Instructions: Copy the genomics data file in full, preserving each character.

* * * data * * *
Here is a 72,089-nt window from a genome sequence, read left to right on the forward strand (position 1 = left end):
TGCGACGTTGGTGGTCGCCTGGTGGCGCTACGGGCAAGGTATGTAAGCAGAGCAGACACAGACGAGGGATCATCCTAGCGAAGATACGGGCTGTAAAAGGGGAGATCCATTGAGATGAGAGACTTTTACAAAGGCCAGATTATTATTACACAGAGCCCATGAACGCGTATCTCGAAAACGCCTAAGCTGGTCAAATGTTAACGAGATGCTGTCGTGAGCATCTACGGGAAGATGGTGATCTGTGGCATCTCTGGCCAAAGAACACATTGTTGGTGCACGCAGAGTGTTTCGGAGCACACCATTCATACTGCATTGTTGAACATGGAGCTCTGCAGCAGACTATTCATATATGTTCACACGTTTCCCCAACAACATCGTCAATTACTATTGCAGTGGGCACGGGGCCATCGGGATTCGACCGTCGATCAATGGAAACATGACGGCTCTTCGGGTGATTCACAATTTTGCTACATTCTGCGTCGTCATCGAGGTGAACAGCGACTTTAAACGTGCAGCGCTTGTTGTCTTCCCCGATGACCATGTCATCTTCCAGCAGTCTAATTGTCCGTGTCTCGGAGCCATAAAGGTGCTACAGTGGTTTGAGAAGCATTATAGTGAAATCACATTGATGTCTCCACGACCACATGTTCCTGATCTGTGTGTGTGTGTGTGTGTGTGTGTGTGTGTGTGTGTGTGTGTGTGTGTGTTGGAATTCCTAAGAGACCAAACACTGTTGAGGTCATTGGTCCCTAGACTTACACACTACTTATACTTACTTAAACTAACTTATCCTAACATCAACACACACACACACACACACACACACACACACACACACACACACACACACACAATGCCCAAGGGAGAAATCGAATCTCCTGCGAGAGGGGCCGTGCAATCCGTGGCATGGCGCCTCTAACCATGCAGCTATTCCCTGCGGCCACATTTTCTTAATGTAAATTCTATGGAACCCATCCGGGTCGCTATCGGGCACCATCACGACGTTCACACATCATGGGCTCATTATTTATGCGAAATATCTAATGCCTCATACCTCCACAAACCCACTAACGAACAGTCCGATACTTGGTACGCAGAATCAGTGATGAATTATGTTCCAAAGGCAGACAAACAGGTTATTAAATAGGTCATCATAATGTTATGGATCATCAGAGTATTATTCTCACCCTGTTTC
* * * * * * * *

Here is a 72,089-nt window from a genome sequence, read left to right on the forward strand (position 1 = left end):
TGCGACGTTGGTGGTCGCCTGGTGGCGCTACGGGCAAGGTATGTAAGCAGAGCAGACACAGACGAGGGATCATCCTAGCGAAGATACGGGCTGTAAAAGGGGAGATCCATTGAGATGAGAGACTTTTACAAAGGCCAGATTATTATTACACAGAGCCCATGAACGCGTATCTCGAAAACGCCTAAGCTGGTCAAATGTTAACGAGATGCTGTCGTGAGCATCTACGGGAAGATGGTGATCTGTGGCATCTCTGGCCAAAGAACACATTGTTGGTGCACGCAGAGTGTTTCGGAGCACACCATTCATACTGCATTGTTGAACATGGAGCTCTGCAGCAGACTATTCATATATGTTCACACGTTTCCCCAACAACATCGTCAATTACTATTGCAGTGGGCACGGGGCCATCGGGATTCGACCGTCGATCAATGGAAACATGACGGCTCTTCGGGTGATTCACAATTTTGCTACATTCTGCGTCGTCATCGAGGTGAACAGCGACTTTAAACGTGCAGCGCTTGTTGTCTTCCCCGATGACCATGTCATCTTCCAGCAGTCTAATTGTCCGTGTCTCGGAGCCATAAAGGTGCTACAGTGGTTTGAGAAGCATTATAGTGAAATCACATTGATGTCTCCACGACCACATGTTCCTGATCTGTGTGTGTGTGTGTGTGTGTGTGTGTGTGTGTGTGTGTGTGTGTGTGTGTTGGAATTCCTAAGAGACCAAACACTGTTGAGGTCATTGGTCCCTAGACTTACACACTACTTATACTTACTTAAACTAACTTATCCTAACATCAACACACACACACACACACACACACACACACACACACACACACACACACACACAATGCCCAAGGGAGAAATCGAATCTCCTGCGAGAGGGGCCGTGCAATCCGTGGCATGGCGCCTCTAACCATGCAGCTATTCCCTGCGGCCACATTTTCTTAATGTAAATTCTATGGAACCCATCCGGGTCGCTATCGGGCACCATCACGACGTTCACACATCATGGGCTCATTATTTATGCGAAATATCTAATGCCTCATACCTCCACAAACCCACTAACGAACAGTCCGATACTTGGTACGCAGAATCAGTGATGAATTATGTTCCAAAGGCAGACAAACAGGTTATTAAATAGGTCATCATAATGTTATGGATCATCAGAGTATTATTCTCACCCTGTTTC